Photography exhibition promotional material including Poster, pamphlet & book design.
KIP religion zine
Make news good ci
MAKE NEWS GOOD
The love syndicate
Dazzle camouflage, also known as razzle dazzle (in the U.S.) or dazzle painting, was a family of ship camouflage used extensively in World War I, and to a lesser extent in World war II and afterwards. Credited to the British marine artist Norman Wilkinson, though with a rejected prior claim by the zoologist John Graham Kerr, it consisted of complex patterns of geometric shapes in contrasting colours, interrupting and intersecting each other.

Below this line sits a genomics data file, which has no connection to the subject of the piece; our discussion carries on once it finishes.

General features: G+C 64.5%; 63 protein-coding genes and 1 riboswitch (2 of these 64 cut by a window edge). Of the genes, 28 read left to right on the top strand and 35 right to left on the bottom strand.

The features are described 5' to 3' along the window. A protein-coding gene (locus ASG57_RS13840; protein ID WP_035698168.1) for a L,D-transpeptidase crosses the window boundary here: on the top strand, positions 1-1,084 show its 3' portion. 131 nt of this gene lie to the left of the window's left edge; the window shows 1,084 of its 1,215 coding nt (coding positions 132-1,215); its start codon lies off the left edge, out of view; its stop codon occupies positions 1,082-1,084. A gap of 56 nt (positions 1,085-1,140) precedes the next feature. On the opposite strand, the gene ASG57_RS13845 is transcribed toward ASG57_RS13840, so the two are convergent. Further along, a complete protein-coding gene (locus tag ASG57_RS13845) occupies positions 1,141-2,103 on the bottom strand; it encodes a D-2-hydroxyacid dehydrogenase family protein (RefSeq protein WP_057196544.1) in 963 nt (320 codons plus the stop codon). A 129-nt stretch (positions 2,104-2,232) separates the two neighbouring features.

Unlike other forms of camouflage, the intention of dazzle is not to conceal but to make it difficult to estimate a target's range, speed, and heading. Norman Wilkinson explained in 1919 that he had intended dazzle primarily to mislead the enemy about a ship's course and so to take up a poor firing position.
I took inspiration from this design element as love can also be misleading and unpredictable at times. It’s a constant battle to win in the game of love and life, thus I amplified this with geometric lines and the calming colors of the ocean in the background.